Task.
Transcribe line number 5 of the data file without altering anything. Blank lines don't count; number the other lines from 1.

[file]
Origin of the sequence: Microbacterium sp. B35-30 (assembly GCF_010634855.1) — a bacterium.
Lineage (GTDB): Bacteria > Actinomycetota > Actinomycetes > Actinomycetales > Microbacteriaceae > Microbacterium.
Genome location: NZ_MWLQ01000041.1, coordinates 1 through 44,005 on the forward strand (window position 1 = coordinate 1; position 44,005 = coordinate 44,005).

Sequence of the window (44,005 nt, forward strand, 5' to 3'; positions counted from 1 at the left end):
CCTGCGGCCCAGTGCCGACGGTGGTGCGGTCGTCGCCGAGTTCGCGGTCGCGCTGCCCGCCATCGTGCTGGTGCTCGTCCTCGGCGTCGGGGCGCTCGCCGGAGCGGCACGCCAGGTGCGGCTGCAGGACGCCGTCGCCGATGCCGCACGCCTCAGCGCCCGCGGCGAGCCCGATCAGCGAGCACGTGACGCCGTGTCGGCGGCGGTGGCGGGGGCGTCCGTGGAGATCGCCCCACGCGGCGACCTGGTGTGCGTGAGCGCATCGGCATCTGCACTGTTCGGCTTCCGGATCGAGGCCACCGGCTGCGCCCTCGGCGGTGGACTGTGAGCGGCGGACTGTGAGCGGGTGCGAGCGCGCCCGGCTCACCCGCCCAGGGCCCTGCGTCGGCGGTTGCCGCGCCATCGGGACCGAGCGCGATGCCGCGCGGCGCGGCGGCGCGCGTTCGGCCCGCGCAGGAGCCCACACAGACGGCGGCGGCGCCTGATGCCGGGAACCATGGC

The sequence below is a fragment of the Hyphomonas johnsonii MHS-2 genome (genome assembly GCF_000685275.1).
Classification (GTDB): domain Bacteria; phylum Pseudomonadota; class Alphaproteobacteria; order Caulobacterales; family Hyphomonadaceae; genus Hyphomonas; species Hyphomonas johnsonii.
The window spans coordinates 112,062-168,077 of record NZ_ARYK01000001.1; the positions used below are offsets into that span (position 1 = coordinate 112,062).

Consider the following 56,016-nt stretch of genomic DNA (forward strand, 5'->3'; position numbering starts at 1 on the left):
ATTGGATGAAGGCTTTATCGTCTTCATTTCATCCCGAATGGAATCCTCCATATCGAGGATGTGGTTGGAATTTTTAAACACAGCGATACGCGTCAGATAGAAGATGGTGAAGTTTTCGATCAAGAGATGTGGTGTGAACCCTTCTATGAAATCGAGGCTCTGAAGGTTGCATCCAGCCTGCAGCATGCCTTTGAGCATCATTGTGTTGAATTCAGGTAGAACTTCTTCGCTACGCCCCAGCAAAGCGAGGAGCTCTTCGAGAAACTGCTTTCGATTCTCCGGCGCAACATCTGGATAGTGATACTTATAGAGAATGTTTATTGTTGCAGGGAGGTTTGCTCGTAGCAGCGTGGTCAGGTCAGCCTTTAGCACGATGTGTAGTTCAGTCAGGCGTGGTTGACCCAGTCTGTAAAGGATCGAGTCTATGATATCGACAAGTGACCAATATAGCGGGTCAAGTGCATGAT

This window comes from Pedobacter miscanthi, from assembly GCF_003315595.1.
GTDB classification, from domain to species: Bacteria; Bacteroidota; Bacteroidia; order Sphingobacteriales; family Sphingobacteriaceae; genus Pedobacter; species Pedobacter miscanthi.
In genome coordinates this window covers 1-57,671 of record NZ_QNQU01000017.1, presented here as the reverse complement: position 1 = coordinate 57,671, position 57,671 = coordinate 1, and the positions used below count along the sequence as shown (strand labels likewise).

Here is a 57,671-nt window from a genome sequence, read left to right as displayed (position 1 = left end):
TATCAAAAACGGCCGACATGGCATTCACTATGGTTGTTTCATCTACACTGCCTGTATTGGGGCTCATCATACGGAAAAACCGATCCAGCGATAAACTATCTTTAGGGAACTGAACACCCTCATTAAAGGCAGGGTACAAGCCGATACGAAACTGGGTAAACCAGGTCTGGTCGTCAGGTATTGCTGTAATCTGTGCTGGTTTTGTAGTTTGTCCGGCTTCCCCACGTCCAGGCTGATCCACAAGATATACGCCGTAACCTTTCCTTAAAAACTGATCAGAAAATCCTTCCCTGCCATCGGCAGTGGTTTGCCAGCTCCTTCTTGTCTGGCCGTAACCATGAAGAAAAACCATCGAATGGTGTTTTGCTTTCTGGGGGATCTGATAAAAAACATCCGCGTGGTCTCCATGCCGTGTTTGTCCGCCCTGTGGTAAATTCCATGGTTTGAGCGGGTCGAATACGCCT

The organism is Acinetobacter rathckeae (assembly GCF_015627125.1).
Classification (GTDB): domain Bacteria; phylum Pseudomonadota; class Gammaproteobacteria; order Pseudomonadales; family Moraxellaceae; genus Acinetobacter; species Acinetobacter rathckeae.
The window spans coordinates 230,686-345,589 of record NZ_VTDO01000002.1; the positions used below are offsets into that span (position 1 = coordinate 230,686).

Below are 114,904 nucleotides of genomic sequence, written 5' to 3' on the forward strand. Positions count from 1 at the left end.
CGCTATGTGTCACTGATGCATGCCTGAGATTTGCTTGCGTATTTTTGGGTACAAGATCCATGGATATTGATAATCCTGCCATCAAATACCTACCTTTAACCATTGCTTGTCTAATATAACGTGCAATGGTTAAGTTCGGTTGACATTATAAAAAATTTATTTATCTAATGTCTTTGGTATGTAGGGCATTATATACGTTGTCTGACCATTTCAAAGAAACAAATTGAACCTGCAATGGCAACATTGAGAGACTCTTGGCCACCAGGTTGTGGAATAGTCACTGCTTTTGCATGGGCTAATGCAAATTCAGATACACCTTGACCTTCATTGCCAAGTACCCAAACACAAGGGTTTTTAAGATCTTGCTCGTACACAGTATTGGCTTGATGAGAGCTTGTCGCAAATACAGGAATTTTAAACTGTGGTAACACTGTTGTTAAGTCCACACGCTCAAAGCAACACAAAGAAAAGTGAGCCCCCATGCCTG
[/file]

CCTGCGGCCCAGTGCCGACGGTGGTGCGGTCGTCGCCGAGTTCGCGGTCGCGCTGCCCGCCATCGTGCTGGTGCTCGTCCTCGGCGTCGGGGCGCTCGCCGGAGCGGCACGCCAGGTGCGGCTGCAGGACGCCGTCGCCGATGCCGCACGCCTCAGCGCCCGCGGCGAGCCCGATCAGCGAGCACGTGACGCCGTGTCGGCGGCGGTGGCGGGGGCGTCCGTGGAGATCGCCCCACGCGGCGACCTGGTGTGCGTGAGCGCATCGGCATCTGCACTGTTCGGCTTCCGGATCGAGGCCACCGGCTGCGCCCTCGGCGGTGGACTGTGAGCGGCGGACTGTGAGCGGGTGCGAGCGCGCCCGGCTCACCCGCCCAGGGCCCTGCGTCGGCGGTTGCCGCGCCATCGGGACCGAGCGCGATGCCGCGCGGCGCGGCGGCGCGCGTTCGGCCCGCGCAGGAGCCCACACAGACGGCGGCGGCGCCTGATGCCGGGAACCATGGC